I've run the following in the console on Firefox (version 21) and I'm getting results I don't expect.

new Date(1362891600000);

var date = new Date(1362891600000);
var time = date.getHours();
new Date(date.setHours(date.getHours() + 24));

The result really throws me for a loop.

The first date shows up as Eastern Daylight Time, while the second one shows up with Eastern Standard Time. It's totally backwards. This does not happen with IE or with Chrome.

What's going on here? enter image description here

  • Notice that, while the labels "Eastern Daylight Time" and "Eastern Standard Time" are backwards, the actual timezone offsets in use (GMT-0500 and GMT-0400) are correct. If the numeric timezone offset and timezone name do not match, then I can't imagine anything you did wrong could cause that. Therefore I would say it's a Firefox bug! – Celada Jun 3 '13 at 19:24
  • @Celada thanks... that's kind of what I was afraid of. I was hoping it was one of those "it looks like it's XYZ's bug but in reality it was me who actually did something wrong" type of scenarios. – Joseph Jun 3 '13 at 19:33
  • This is definitely a bug in Firefox. You should probably report it to them. However, be aware that anything after the offset is non-standard and support varies wildly across browsers and operating systems. You can display it to a user, but don't rely on it for anything critical. – Matt Johnson Jun 4 '13 at 2:57
  • thanks @Matt. If you could make that an answer I'll accept it. – Joseph Jun 4 '13 at 14:10
  • 2
    I've filed it as a bug here (bugzilla.mozilla.org/show_bug.cgi?id=879261) – Joseph Jun 4 '13 at 14:23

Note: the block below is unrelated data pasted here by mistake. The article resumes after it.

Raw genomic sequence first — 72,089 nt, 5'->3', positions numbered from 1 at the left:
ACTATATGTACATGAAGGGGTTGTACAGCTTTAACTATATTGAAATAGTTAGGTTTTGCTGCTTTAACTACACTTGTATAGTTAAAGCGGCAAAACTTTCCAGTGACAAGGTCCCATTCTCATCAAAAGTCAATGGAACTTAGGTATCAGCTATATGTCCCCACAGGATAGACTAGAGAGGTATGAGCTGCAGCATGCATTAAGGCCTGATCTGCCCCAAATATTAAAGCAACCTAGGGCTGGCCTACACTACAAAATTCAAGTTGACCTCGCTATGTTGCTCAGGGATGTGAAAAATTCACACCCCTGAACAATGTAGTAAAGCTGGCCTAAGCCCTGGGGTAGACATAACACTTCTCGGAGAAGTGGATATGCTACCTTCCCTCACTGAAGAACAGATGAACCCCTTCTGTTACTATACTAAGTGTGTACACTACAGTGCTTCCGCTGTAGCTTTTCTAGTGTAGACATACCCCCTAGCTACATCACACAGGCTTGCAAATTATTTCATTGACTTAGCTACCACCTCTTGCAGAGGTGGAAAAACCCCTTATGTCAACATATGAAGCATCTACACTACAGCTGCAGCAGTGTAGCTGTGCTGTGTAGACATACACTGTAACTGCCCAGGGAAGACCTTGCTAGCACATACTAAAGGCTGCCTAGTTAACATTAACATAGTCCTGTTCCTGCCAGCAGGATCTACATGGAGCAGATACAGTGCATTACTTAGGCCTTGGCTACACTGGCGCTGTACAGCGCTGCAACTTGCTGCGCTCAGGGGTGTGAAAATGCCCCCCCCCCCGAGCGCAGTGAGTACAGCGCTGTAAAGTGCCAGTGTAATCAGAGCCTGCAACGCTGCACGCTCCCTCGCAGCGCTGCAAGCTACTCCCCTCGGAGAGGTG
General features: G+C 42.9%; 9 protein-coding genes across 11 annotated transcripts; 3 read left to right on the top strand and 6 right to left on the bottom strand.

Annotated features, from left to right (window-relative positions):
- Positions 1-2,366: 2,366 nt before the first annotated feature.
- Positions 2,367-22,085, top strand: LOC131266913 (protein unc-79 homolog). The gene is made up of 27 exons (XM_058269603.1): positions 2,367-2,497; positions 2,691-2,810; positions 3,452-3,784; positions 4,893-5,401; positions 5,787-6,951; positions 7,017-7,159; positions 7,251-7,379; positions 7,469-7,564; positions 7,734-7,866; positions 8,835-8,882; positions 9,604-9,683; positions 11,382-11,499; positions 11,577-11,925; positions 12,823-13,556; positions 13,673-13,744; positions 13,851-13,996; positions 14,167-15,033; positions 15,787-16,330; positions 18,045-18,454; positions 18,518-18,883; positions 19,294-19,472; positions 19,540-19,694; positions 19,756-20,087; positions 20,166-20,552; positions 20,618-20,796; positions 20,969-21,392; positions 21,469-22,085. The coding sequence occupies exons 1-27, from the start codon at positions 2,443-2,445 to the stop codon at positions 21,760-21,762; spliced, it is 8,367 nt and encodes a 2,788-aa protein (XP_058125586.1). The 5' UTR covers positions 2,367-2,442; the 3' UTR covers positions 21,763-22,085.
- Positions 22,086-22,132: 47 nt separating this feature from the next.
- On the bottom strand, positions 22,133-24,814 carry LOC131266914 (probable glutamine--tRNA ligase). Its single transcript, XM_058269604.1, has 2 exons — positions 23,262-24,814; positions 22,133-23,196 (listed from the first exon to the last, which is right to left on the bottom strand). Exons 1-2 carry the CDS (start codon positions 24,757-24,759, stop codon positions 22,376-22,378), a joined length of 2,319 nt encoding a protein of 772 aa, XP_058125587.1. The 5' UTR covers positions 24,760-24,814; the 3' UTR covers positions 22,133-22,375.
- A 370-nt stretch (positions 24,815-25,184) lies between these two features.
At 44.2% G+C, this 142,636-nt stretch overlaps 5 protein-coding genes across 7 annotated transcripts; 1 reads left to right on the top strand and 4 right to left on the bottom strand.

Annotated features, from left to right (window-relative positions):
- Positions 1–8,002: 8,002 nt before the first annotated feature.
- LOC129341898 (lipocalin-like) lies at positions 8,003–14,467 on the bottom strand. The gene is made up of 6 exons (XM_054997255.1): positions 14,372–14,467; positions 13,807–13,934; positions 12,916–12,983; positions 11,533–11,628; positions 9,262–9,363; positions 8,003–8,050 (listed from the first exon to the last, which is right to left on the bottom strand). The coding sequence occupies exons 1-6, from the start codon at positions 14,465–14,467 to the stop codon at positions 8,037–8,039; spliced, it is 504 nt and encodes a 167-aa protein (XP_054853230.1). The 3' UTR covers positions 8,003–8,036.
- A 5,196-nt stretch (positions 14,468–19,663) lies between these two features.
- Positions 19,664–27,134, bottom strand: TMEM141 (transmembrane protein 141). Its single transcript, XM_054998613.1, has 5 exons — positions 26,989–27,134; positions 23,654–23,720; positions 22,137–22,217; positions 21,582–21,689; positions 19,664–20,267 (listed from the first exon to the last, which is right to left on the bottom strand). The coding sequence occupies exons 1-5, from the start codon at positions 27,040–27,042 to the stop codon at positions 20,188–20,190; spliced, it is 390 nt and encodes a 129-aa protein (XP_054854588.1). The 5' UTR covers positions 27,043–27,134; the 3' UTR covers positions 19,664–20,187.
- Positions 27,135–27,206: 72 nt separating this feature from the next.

up vote 5 down vote accepted

This is definitely a bug in Firefox. You should probably report it to them.

However, be aware that anything after the offset is non-standard and support varies wildly across browsers and operating systems.

For example, some browsers display a time zone name, while others display an abbreviation or internal id. Also, some keep their own strings, and some use the values returned by the operating system. And on Windows, there is a different time zone database than on Linux or Mac. Also, some browsers may localize this string using language, locale, or culture settings.

You can display it to a user, if you know the value is in their own local time zone. But don't rely on it for anything critical.

  • Bug filed here: (bugzilla.mozilla.org/show_bug.cgi?id=879261) – Joseph Jun 4 '13 at 15:18
  • Bug appears to be back in FF 56.0.1 (64 bit). Looking at the history of the bug it appears to be fixed then not fixed then fixed then not fixed.... – Mark Wagoner Oct 11 '17 at 15:55

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